Louis Proyect: The Unrepentant Marxist

July 9, 2018

Richard Seymour on Momentum

Filed under: Britain,electoral strategy — louisproyect @ 5:30 pm

(As part of a project to help me write about the differences between the Democratic Party in the USA and Labour in the United Kingdom, I started reading Richard Seymour’s book on Corbyn that was written in 2016. Having grown frustrated with his Lacanian drift over the past 5 years or so, I am relishing every page of this book that is both politically astute and lively reading. Highest recommendation.)

In an effort to capitalise on the energy of Labour’s ranks of new, radical members, some of Jeremy Corbyn’s supporters set up the campaigning group Momentum. The idea was positive: members who had mobilised in the heat of a campaign should not just be ignored and left to their own devices once the election was concluded. While Labour has never been a socialist party and is unlikely to become one, activists can at least create a durable space for themselves. Yet it has produced a chorus of condemnation from the Labour Right and their allies in the media for its supposed bullying of Labour MPs. Even Deputy Leader Watson, a seasoned and nuanced warrior of the Labour Right who tends to pick his fights carefully, denounced it as ‘a rabble’.”

In truth, there is little evidence for this, and it is not absolutely clear what Momentum will become. The group has encouraged members to participate in classic forms of street activism and protest, but it has also sought to make advances on Labour’s internal bodies — with some modest success thus far. It could be a genuinely democratic grass-roots movement, or a left-wing equivalent of pressure groups such as the New Labour-backing Progress and the soft-left Compass, or a machinery for the furthering of the influence of seasoned hard-left operators in Labour’s committees. As with any such fragile new organisation, it is betraying a propensity to attract various groupuscules, factions and office-seekers, which could end quite badly. If members of proscribed groups decide to join Labour in order to work within Momentum, they could hand the party machine an opportunity to disrupt its efforts by using i the Compliance Unit to purge the interlopers. Irrespective of the fairness of such proscriptions, misguided entryism merely legitimises such crackdowns and makes life harder for Labour activists.’ Some members also complain of the excessive dominance within the group of factions like the Livingstone-aligned Socialist Alternative, or specific individuals. It is difficult to parse these claims, which others members dismiss as paranoia or a right-wing hobby horse, but it would be a shame if the first steps in organising a fragile new Left were to be bogged down in the minutiae of individual careers, jockeying for influence and the back-ward tendencies of Britain’s old, exhausted, fractal Left.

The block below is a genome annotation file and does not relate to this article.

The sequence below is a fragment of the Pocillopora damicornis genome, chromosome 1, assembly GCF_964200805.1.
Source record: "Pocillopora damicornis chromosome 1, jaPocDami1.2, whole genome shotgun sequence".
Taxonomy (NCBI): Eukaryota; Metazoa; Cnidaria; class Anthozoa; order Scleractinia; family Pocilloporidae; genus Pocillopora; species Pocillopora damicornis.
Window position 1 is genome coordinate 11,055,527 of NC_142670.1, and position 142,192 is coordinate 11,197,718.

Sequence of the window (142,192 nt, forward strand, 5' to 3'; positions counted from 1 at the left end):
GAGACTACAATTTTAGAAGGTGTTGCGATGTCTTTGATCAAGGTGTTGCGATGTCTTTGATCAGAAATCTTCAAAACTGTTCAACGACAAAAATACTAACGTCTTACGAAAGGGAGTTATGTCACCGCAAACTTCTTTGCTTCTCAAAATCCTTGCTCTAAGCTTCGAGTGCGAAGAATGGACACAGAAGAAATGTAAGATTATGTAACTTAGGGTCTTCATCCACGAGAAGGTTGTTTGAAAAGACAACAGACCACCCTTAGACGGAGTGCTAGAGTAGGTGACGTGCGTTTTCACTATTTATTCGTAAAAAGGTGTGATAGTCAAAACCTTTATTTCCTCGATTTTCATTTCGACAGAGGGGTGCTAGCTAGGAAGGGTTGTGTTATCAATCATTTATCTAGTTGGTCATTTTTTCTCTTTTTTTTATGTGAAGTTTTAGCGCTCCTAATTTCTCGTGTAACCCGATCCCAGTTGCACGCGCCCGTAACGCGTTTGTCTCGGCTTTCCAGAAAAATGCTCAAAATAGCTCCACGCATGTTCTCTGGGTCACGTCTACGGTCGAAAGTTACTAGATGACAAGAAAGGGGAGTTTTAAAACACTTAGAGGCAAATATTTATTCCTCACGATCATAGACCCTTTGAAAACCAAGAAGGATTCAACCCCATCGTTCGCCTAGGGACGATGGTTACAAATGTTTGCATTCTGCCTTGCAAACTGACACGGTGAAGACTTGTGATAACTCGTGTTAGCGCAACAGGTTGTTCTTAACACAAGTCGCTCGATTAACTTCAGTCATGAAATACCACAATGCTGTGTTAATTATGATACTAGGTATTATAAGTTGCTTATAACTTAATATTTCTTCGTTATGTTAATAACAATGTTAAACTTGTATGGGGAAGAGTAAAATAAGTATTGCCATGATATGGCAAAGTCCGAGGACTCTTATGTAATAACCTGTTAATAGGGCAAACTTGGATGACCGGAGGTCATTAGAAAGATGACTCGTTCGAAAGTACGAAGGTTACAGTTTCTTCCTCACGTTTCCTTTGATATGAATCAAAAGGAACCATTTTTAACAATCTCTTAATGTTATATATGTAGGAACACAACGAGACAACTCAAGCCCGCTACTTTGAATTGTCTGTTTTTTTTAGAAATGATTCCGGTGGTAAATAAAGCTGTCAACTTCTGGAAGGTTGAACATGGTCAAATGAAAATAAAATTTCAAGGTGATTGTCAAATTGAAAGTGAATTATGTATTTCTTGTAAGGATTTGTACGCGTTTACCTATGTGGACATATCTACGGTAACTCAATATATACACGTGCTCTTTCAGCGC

What is more, many of the newer members are as yet ideologically unformed and politically indeterminate, while the older Bennite and Militant-style leftovers are, in general, too ideologically formed and too politically inflex-ible to be effective. Frenzied stories about Trots taking over branch meetings aside, the new Labour Left is more potential than reality, its organisation is nascent, and it is roughly divided between those who lack experience and those whose experience is one of trauma. The cultural schism between those who still sing the Red Flag at parties, and those who emerged from the more modern-day milieux of Climate Camp, the student movement and Occupy, is a palpable obstacle. The younger are more culturally fluent, know how to use Twitter, aren’t obsessed with setting up street stalls on a Saturday morning, and are capable of expressing the Left’s arguments in an idiom that is accessible — but they do not, as yet, have the confidence to lead. It is also not yet clear what kind of party they will want Labour to be, how they want it to relate to the wider organisational and social stream of the Left, or what their attitude to trade unions will be. The various left-wing groupings within Labour — be they Momentum, the Labour Representation Committee or Red Labour — are as yet underdeveloped, and hardly any match for the immense, lordly dominion of the parliamentary party and the electoral-professional caste running daily party life.

 

1 Comment »

  1. Seymour’s book is liked by some people on the left here, but a much better starting point to grapple with the left is A Party with Socialists in it. A History of the Labour Left. Simon Hannah. Pluto Press 2018. All the people Simon gives thanks to in writing his book are long-standing Labour left-wingers with deep grass roots experience groups such as John McDonnell’s Labour Representation Committee, Labour Briefing and campaigns.

    The Livingstone aligned group, which is a shadow of its former self (and during its period of influence was down to around 20 ‘elite entrists’, as its opponents called it), plays little part in Momentum, is called Socialist Action.

    Red Labour is a group of odd-bods in London better known for shouting on-line than anything else.

    I would also not assume such a division between MPs and Party members, and I speak from direct experience.

    A major difference with the US is the most obvious: forms of democratic socialism have long-lasting roots and support in the unions and the population of these Isles.

    This is a review of Hannah’s book by somebody whom modesty forbids me to name, who comes from this labour movement.

    https://tendancecoatesy.wordpress.com/2018/07/02/a-party-with-socialists-in-it-a-history-of-the-labour-left-simon-hannah-a-democratic-socialist-review/

    Comment by Andrew Coates — July 10, 2018 @ 11:45 am


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